In 1998 Sarah Reed was an award-winning creative producer and single mother of two, when two events shattered her world.
The first was a brush with death when a burst appendix left her unconscious for nine hours in A & E, followed by a four-day stint in intensive care. She spent the next three weeks recovering in a hospital ward overlooking a large London cemetery, an experience that made her realise that we’re all a long time dead, and left her questioning, as she puts it, “pretty much everything about my life”.
Four weeks later her dad called to say that her mum, Mary, had been diagnosed with Alzheimer’s disease.
Before the diagnosis she and her mum hadn’t been that close; Sarah had left their home in Faversham, Kent for art school at 16, since when her life had been busy, revolving around her demanding film work and bringing up her children.
Over the next decade, as Mary’s dementia progressed, a newfound bond developed between them. “We learnt a new, more grown-up confidence with one another”, says Sarah. In 2000 Mary moved into a care home.
Sarah soon realised that while kindly and well-meaning, the staff had little or no communication training – and her frustration developed into a passion to try to help carers provide better care.
Her mum was forced to move care homes twice and as Sarah’s knowledge of dementia grew she began to realise that staff couldn’t hope to develop a relationship with their charges if they didn’t know anything about them, and in order to find out about them they needed to be able to communicate with them. Sarah resolved to do something about this.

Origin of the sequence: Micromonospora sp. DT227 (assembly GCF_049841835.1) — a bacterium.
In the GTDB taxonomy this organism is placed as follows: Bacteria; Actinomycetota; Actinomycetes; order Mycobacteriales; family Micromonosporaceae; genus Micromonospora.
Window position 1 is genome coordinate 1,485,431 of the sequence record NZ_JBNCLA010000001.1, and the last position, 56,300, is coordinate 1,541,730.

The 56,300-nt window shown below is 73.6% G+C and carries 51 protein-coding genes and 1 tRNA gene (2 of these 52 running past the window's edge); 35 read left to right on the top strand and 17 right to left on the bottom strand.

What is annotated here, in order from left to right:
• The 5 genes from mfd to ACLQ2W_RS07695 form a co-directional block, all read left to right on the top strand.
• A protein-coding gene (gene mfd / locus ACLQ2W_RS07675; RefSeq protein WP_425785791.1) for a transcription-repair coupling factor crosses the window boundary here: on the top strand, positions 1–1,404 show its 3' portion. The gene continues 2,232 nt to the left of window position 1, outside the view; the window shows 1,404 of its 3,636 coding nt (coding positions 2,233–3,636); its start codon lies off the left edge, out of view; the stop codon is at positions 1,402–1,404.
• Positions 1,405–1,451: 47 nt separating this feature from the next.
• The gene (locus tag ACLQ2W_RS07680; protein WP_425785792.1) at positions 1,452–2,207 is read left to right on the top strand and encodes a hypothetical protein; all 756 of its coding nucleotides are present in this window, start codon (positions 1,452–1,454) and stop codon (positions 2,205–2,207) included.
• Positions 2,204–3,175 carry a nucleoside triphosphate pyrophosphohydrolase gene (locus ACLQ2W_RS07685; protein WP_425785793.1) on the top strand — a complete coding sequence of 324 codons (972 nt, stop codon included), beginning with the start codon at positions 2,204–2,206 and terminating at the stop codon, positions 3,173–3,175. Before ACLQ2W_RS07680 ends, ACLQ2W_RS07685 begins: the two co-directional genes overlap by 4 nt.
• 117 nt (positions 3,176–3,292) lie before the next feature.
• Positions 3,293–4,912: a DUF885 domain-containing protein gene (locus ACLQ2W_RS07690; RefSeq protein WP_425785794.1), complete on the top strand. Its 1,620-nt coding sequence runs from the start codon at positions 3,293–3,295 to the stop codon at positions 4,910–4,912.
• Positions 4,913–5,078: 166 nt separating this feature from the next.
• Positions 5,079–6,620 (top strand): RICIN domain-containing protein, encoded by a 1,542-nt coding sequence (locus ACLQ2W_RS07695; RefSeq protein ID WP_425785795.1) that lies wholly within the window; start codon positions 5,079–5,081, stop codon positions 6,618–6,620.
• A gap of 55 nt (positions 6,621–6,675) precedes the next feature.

At a personal level she compiled an album of photographs from her mother’s early childhood through to her years as a great grandmother. When Mary saw the album she glowed with pleasure – although confused by the present, her mum was brought alive by the past.
And thus the idea for Sarah’s award-winning Many Happy Returns Chatterbox Cards was conceived. Painstaking research into not just dementia, but compassion, philosophy and reminiscence therapy, led to cards skilfully designed to prompt conversations with older people. Two thousand cards based around the 1940s were launched in 2008. The sets sold out in three months. Today, some 9,000 sets of 1940s and ‘50s cards can be found in care settings, libraries, schools and private homes around the UK.
Sarah went on to develop interactive communication workshops to help care staff communicate more meaningfully with residents. She believes that “Good communication sits at both the heart and pinnacle of good care”.
Mary died in 2009, aged 92. Dementia may have taken her mum from her, but Sarah tells me that it also, in a way, gave back. “Caring for a loved one helps teach you a love you did not know was possible”, she says. “It’s a feeling of understanding, forgiveness and, eventually, closure”.